Centers for Disease Control and Prevention
 CDC Home Search Health Topics A-Z

CDC Media Relations
Media Home | Contact Us
US Department of Health and Human Services logo and link

Media Relations Links
About Us
Media Contact
Frequently Asked Questions
Media Site Map

CDC News
Press Release Library
Transcripts
MMWR Summaries
B-Roll Footage
Upcoming Events

Related Links
Centers at CDC
Data and Statistics
Health Topics A-Z
Image Library
Publications, Software and Other Products
Global Health Odyssey
Find your state or local health department
HHS News
National Health Observances
Visit the FirstGov Web Site
Div. of Media Relations
1600 Clifton Road
MS D-14
Atlanta, GA 30333
(404) 639-3286
Fax (404) 639-7394


MMWR
Synopsis for March 16, 2001

MMWR articles are embargoed until 4 p.m. E.S.T. Thursdays.

  1. Lyme Disease - United States, 1999
  2. Knowledge and Use of Folic Acid Among Women of Reproductive Age - Michigan, 1998

 


Lyme Disease United States, 1999

CDC is intensifying efforts for the prevention of Lyme disease in the United States.

 

PRESS CONTACT:
Stacie Marshall, M.P.H.

CDC, National Center for Infectious Diseases
(970) 2216400 (Colorado)
 


Lyme disease, a tick-borne bacterial illness, continues to be an important emerging infectious disease in the United States. In 1999, 16,273 cases of Lyme disease were reported by states to CDC, compared to an average of 12,745 cases reported annually since 1991, when Lyme disease became nationally notifiable. As expected, most cases of Lyme disease were reported from states in the Northeast, Mid-Atlantic, and North Central regions, and more than 90% of cases were reported from only 109 counties in 9 states (NY, CT, PA, NJ, MD, MA, RI, WI, and MN). Most cases of Lyme disease arise from tick exposures in late spring and early summer, and children are at highest risk of infection. Lyme disease can be prevented by avoiding tick infested areas, use of insect repellents, prompt removal of attached ticks, and appropriate vaccination. Complications can be reduced by early diagnosis and treatment.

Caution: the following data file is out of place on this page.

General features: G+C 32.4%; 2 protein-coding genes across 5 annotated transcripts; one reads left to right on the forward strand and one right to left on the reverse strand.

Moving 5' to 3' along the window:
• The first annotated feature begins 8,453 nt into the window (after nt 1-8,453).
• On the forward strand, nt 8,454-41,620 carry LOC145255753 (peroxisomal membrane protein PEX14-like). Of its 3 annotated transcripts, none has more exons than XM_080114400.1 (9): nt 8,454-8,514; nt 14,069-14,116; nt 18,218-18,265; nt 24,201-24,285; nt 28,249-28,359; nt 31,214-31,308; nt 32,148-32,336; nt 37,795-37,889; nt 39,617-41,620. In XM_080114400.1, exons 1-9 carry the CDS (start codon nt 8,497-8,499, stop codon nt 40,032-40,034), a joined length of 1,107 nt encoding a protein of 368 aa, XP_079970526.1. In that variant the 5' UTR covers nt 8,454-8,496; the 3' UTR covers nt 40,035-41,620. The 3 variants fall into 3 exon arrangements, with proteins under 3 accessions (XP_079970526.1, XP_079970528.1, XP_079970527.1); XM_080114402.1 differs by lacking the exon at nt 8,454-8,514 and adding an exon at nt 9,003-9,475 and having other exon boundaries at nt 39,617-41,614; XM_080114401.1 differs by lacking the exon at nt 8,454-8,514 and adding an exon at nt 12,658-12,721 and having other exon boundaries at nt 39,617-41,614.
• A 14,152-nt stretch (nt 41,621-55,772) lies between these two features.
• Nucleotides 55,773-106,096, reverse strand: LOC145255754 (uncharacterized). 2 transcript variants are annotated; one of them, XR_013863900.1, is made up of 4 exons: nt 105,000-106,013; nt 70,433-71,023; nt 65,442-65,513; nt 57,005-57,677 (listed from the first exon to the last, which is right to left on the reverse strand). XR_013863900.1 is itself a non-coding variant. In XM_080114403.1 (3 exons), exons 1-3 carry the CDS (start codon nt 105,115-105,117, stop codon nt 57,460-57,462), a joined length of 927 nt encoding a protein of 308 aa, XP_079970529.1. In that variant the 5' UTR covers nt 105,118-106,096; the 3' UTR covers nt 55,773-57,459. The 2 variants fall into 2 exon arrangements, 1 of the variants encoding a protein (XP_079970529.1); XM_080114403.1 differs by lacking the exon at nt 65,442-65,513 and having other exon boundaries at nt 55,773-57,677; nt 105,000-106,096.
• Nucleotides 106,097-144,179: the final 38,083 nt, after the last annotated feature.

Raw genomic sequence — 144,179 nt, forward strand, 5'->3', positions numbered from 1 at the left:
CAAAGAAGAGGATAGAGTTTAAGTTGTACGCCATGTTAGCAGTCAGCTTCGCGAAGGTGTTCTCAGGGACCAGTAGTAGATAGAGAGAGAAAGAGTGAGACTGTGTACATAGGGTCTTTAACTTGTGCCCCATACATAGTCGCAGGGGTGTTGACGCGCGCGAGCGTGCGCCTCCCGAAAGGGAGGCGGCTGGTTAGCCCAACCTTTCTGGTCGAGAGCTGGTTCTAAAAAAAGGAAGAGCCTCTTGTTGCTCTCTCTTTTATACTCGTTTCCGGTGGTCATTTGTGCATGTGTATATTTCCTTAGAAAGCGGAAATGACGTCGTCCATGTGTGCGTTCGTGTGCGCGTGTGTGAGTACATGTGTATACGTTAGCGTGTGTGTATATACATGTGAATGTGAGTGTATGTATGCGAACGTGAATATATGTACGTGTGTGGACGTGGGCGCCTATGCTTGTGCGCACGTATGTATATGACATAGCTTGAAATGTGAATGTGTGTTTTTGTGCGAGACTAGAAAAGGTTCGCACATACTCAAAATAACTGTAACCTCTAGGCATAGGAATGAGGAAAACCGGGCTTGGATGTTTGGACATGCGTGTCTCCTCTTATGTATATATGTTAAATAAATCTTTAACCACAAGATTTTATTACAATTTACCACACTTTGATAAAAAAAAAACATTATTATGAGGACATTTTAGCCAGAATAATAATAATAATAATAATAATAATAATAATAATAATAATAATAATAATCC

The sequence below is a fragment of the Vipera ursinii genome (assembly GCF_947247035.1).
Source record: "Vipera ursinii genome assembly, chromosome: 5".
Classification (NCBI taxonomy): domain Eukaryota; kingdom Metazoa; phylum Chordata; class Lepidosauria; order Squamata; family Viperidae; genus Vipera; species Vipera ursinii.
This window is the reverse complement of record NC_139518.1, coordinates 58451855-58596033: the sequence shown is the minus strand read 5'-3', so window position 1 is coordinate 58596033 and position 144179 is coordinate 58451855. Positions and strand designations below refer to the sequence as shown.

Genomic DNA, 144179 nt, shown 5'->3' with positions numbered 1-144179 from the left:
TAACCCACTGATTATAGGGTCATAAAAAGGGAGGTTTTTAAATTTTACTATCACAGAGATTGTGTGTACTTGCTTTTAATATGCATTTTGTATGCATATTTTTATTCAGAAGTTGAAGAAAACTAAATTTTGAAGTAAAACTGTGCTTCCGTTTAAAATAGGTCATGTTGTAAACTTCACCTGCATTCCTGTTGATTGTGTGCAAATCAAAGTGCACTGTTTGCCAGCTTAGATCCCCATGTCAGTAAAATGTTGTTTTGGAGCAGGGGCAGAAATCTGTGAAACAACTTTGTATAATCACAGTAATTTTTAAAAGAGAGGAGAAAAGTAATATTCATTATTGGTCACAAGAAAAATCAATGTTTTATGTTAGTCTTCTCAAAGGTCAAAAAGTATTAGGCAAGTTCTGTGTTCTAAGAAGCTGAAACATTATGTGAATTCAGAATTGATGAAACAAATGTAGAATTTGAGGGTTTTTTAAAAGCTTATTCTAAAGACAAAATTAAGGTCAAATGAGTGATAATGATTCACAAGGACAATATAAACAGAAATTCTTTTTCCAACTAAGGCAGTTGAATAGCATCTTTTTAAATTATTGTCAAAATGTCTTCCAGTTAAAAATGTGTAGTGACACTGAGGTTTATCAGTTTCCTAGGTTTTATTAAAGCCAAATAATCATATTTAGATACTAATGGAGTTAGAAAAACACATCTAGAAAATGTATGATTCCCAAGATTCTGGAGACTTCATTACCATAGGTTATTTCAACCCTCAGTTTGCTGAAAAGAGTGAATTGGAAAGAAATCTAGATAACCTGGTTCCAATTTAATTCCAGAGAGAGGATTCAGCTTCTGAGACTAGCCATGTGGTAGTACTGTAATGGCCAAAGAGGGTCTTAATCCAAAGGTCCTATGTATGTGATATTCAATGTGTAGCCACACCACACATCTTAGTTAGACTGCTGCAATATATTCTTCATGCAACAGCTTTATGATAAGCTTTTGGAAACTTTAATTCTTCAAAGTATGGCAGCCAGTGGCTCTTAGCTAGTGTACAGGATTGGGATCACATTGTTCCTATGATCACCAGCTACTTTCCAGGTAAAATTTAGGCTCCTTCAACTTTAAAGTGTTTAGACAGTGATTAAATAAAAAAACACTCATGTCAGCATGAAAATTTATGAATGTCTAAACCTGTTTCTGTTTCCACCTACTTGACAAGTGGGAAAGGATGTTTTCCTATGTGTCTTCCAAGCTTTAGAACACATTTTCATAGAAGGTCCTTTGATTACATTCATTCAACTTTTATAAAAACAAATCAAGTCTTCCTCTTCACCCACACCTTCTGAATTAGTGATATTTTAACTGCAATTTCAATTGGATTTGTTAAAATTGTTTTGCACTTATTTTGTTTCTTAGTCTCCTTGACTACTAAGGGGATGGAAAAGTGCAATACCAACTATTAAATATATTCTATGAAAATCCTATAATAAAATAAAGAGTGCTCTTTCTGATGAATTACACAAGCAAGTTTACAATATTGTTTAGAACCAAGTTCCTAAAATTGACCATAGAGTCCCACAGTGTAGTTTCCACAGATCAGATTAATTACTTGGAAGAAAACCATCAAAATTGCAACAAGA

Knowledge and Use of Folic Acid Among Women of Reproductive Age Michigan, 1998

All women of reproductive age should regularly take a folic acid supplement.

 

PRESS CONTACT:
Cassius Lockett, Ph.D., M.S.

CDC, Epidemiology Program Office
(517) 3359027 (Michigan)
 


Women of reproductive age need to take at least 400 micrograms of the B-vitamin folic acid daily. This amount will reduce the risk of having a baby with certain birth defects such as spina bifida or other related neural tube defects (NTDs). A state health department survey of 739 women of reproductive age (18-44 years), in Michigan, found that most of these women did not take a folic acid supplement or multivitamin on a regular basis, and were unaware of why folic acid consumption is important to them. The Michigan Study found that 42.4% of these women took a multivitamin or folic acid supplement daily. Women who did not take a multivitamin on a regular basis were more likely to be young, obese, consumed inadequate amounts of fruit and vegetables, and were at a lower education level. The survey found that only 30% of the women were aware that taking folic acid can prevent NTDs.
 


 

Media Home | Contact Us

CDC Home | Search | Health Topics A-Z

This page last reviewed Friday, March 16, 2001
URL:

Centers for Disease Control and Prevention
Office of Communication